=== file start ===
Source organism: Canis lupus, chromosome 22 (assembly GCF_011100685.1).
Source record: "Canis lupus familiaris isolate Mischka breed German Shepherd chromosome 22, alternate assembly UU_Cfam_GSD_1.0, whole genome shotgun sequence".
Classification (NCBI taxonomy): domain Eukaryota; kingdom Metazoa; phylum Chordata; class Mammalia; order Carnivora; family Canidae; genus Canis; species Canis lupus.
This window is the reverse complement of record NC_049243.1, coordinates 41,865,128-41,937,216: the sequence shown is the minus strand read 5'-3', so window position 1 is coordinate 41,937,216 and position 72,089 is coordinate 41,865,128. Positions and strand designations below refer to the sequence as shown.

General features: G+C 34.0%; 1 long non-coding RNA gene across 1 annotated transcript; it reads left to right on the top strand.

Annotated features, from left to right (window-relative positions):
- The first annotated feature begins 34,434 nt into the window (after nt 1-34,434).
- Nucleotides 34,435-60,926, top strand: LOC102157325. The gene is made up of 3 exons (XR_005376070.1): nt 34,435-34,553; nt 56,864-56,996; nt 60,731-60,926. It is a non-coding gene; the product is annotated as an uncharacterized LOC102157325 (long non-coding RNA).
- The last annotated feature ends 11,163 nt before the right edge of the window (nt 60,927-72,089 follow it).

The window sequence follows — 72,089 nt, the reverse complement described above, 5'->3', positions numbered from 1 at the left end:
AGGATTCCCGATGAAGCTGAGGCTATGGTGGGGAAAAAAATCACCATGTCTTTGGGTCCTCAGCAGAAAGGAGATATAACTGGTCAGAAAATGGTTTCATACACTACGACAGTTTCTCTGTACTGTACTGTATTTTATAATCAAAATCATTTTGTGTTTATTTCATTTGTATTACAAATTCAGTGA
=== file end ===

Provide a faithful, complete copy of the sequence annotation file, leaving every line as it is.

Source organism: Canis lupus, chromosome 22 (assembly GCF_011100685.1).
Source record: "Canis lupus familiaris isolate Mischka breed German Shepherd chromosome 22, alternate assembly UU_Cfam_GSD_1.0, whole genome shotgun sequence".
Classification (NCBI taxonomy): domain Eukaryota; kingdom Metazoa; phylum Chordata; class Mammalia; order Carnivora; family Canidae; genus Canis; species Canis lupus.
This window is the reverse complement of record NC_049243.1, coordinates 41,865,128-41,937,216: the sequence shown is the minus strand read 5'-3', so window position 1 is coordinate 41,937,216 and position 72,089 is coordinate 41,865,128. Positions and strand designations below refer to the sequence as shown.

General features: G+C 34.0%; 1 long non-coding RNA gene across 1 annotated transcript; it reads left to right on the top strand.

Annotated features, from left to right (window-relative positions):
- The first annotated feature begins 34,434 nt into the window (after nt 1-34,434).
- Nucleotides 34,435-60,926, top strand: LOC102157325. The gene is made up of 3 exons (XR_005376070.1): nt 34,435-34,553; nt 56,864-56,996; nt 60,731-60,926. It is a non-coding gene; the product is annotated as an uncharacterized LOC102157325 (long non-coding RNA).
- The last annotated feature ends 11,163 nt before the right edge of the window (nt 60,927-72,089 follow it).

The window sequence follows — 72,089 nt, the reverse complement described above, 5'->3', positions numbered from 1 at the left end:
AGGATTCCCGATGAAGCTGAGGCTATGGTGGGGAAAAAAATCACCATGTCTTTGGGTCCTCAGCAGAAAGGAGATATAACTGGTCAGAAAATGGTTTCATACACTACGACAGTTTCTCTGTACTGTACTGTATTTTATAATCAAAATCATTTTGTGTTTATTTCATTTGTATTACAAATTCAGTGA